The Rural and Farm Finance Policy Analysis Center (RaFF) at the University of Missouri has released a groundbreaking tool for agricultural finance and policy, the fall 2022 Missouri Farm Income Outlook. The report includes the impact of weather, geopolitical conflict and other factors on net farm income in the Show-Me State.
“Our report shows that Missouri net farm income is projected to increase by 5% in 2022, slightly under the 6% increase seen at the national level,” RaFF model developer Bob Maltsbarger said. “Although we’re seeing declines in projected input expenses for the near future, the declines in receipts result in slightly lower net farm income.”
The report is produced using a RaFF-developed economic model, fed by the latest USDA farm income data and data from the University of Missouri’s Food and Agricultural Policy Research Institute; while 2021 data is subject to adjustment in subsequent publications, net farm income projections for 2022 and beyond can give readers a sense of potential changes in Missouri’s agricultural production expenses and receipts.
Among the key findings of the report:
- Crop receipts are projected to increase by $1.4 billion in 2022. Statewide planted acres sit at 13.9 million, with nearly 6 million acres in soybeans. Corn planted area remains flat while hay, wheat and rice plant acres experienced modest increases from 2021 to 2022.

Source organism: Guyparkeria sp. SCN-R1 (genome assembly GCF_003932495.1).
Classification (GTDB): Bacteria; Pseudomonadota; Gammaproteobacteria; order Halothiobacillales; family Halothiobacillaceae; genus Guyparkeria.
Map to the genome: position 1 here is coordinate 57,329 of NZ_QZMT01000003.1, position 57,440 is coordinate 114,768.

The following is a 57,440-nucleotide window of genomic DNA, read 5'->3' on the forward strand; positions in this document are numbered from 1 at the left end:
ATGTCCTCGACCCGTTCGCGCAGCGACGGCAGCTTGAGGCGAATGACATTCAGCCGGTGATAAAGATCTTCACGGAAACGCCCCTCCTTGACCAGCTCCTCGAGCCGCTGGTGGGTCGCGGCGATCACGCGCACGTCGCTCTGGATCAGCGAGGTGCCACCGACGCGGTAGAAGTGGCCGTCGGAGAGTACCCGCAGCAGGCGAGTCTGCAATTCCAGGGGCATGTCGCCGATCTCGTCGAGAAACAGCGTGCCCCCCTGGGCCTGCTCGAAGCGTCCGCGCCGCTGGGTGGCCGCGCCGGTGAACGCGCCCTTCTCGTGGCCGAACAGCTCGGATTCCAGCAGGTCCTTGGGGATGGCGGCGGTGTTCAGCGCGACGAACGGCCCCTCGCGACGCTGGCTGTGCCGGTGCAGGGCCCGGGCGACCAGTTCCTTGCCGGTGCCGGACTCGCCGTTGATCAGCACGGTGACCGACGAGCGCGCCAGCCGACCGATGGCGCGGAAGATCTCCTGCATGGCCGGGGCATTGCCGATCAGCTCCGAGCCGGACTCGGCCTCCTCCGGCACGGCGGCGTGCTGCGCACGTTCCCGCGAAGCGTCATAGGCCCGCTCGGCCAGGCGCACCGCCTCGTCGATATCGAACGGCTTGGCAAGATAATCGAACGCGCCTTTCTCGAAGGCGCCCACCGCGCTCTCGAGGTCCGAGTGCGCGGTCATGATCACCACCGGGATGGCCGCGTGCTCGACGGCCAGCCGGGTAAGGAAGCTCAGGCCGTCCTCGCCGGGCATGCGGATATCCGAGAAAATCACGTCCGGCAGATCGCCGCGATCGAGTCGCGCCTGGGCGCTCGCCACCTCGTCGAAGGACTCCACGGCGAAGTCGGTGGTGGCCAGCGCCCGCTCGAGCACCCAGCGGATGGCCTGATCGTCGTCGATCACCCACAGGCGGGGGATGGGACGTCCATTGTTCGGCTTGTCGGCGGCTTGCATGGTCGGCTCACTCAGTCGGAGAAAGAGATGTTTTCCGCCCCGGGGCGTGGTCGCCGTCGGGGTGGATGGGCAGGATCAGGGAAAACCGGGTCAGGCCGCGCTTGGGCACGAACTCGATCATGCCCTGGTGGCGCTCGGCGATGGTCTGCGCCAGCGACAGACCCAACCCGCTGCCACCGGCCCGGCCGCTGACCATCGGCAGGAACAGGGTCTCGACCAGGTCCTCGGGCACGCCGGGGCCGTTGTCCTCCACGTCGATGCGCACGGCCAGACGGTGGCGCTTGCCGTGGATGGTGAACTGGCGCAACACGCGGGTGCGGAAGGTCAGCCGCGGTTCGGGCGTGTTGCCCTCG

- Livestock receipts are expected to increase by $611 million in 2022. Inventories for beef, dairy and hogs decline due to increased production expenses and weather-related herd liquidations.
- Production expenses are forecast to increase by $1.7 billion in 2022. Record increases in fertilizer prices contribute to increased input expenses, along with elevated feed and fuel/oil prices.
The report provides in-depth state- and regional-level insights, which equip industry stakeholders and policymakers with information to understand the state-level impacts of economic factors, weather-related forces and policy initiatives.
“RaFF’s state-level insights are critical for decision-makers,” RaFF interim director Scott Brown noted. “By understanding how farmers’ and rural communities’ incomes are impacted by economic factors, sound decisions on changes in programs and policies can be formed.”
RaFF plans to expand their consortium of university collaborators and provide scenario analysis to industry and policymaker groups. The Missouri Farm Income Outlook and all associated data tables are available on the center’s website.
The Farm and Rural Finance Policy Analysis Center (RaFF) is a Congressionally funded research policy center that implements objective analysis to inform decision-makers on issues affecting farm and rural finances using a network of state and regional experts and state farm income models. Learn more at ruralandfarmfinance.com.